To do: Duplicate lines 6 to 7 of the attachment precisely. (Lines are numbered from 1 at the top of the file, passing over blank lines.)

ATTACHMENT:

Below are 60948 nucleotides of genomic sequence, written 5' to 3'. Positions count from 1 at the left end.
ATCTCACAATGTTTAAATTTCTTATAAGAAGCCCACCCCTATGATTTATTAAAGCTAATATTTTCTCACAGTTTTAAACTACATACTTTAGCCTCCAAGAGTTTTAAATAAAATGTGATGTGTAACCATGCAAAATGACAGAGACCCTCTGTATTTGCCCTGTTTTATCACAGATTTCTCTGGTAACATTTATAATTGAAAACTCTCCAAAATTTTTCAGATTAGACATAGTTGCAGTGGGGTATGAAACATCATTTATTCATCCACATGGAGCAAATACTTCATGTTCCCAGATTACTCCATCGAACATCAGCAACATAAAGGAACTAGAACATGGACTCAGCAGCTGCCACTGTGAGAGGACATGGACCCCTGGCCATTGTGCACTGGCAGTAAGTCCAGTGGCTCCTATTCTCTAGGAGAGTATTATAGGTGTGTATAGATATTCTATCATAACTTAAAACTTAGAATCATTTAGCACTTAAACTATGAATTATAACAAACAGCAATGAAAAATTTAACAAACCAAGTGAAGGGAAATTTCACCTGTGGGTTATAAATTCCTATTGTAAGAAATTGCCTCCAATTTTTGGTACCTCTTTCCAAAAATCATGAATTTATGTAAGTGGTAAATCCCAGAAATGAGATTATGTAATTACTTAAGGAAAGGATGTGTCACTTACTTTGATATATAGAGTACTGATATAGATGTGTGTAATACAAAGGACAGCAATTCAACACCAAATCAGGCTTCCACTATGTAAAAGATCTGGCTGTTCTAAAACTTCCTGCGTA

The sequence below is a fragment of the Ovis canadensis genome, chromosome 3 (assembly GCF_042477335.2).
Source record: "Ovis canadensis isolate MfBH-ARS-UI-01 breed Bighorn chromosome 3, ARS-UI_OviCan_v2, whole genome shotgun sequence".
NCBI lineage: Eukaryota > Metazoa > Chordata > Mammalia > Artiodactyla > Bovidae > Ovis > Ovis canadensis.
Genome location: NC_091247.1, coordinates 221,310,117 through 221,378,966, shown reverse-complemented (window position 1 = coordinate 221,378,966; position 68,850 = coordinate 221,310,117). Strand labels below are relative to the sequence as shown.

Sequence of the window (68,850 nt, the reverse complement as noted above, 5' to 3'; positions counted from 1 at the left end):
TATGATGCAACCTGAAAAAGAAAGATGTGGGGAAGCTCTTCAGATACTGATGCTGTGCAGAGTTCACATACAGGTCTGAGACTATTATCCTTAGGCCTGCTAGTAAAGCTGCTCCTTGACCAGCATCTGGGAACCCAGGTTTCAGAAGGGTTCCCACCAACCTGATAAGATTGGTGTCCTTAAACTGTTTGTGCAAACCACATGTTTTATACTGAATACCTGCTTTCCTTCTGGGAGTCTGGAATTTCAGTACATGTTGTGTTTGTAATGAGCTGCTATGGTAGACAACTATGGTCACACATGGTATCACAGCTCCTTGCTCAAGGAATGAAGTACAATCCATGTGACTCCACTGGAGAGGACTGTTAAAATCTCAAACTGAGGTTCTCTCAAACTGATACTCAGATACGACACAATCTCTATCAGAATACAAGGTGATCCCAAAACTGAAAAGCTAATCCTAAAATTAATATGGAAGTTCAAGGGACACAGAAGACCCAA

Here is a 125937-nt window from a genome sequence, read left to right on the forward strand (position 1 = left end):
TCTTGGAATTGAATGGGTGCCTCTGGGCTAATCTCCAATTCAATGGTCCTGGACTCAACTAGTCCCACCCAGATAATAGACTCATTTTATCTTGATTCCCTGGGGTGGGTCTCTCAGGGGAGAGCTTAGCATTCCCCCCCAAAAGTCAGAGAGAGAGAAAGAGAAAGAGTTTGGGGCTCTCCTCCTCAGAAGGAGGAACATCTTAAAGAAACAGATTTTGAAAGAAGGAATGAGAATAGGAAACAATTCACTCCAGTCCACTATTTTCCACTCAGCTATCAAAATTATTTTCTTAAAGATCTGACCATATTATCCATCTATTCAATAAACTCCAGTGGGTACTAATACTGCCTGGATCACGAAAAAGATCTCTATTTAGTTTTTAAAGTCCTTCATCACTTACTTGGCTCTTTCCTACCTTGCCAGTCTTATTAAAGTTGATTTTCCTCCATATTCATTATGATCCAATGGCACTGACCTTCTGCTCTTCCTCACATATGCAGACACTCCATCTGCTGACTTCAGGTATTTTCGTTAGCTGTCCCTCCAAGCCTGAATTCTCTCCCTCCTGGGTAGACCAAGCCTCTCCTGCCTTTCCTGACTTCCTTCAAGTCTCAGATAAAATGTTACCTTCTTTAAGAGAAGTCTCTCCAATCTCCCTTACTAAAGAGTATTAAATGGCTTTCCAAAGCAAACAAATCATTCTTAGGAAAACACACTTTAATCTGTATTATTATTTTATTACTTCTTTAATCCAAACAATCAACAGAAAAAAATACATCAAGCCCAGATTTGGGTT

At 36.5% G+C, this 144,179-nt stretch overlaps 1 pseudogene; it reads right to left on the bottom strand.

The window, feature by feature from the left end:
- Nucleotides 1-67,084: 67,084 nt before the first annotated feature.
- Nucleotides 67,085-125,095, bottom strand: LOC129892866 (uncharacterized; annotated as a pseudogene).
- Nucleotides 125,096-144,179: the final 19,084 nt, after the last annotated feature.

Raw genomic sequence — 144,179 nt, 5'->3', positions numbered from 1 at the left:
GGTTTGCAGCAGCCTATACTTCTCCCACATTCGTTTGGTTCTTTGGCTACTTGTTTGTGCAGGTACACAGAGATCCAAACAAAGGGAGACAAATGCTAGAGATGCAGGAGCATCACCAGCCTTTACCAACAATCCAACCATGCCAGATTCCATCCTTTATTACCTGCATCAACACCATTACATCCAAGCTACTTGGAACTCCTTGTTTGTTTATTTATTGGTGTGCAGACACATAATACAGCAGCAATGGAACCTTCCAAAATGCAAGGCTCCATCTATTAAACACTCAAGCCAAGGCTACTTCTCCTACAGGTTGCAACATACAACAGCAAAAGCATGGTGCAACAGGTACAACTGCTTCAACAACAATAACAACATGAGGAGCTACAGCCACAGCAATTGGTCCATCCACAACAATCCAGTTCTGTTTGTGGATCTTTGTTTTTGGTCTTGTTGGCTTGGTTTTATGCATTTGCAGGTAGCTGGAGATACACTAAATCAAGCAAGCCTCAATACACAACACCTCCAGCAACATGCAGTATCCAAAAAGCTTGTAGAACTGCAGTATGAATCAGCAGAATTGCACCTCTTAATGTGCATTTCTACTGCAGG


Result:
Genome location: NC_091247.1, coordinates 221,310,117 through 221,378,966, shown reverse-complemented (window position 1 = coordinate 221,378,966; position 68,850 = coordinate 221,310,117). Strand labels below are relative to the sequence as shown.

Sequence of the window (68,850 nt, the reverse complement as noted above, 5' to 3'; positions counted from 1 at the left end):